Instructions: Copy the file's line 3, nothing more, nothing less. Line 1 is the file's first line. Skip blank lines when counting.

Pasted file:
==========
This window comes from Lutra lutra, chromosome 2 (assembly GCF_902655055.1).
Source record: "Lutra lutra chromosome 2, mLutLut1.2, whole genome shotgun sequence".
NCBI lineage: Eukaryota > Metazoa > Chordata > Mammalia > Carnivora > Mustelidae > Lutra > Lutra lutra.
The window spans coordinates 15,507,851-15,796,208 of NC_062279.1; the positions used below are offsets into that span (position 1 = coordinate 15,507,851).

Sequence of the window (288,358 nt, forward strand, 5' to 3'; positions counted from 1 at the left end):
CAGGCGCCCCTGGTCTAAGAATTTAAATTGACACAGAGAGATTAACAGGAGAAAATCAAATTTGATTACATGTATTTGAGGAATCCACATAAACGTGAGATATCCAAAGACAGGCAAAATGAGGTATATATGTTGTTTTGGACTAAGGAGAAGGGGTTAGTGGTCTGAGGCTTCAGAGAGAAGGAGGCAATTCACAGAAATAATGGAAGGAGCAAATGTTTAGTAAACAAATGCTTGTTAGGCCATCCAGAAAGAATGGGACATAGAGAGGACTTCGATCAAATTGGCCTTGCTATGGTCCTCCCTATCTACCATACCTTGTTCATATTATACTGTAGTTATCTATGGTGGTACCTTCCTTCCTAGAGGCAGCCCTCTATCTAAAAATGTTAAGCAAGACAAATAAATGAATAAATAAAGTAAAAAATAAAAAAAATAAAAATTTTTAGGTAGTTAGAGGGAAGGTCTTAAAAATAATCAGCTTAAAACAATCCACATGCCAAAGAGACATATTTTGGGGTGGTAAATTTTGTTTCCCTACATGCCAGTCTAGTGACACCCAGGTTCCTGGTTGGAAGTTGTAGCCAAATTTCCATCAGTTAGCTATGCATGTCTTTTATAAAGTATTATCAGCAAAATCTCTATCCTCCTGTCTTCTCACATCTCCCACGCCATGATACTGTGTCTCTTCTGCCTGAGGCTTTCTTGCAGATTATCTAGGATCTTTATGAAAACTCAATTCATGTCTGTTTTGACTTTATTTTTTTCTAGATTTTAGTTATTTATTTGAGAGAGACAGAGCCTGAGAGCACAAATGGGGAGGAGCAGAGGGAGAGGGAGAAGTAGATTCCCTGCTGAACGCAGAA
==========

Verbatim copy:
NCBI lineage: Eukaryota > Metazoa > Chordata > Mammalia > Carnivora > Mustelidae > Lutra > Lutra lutra.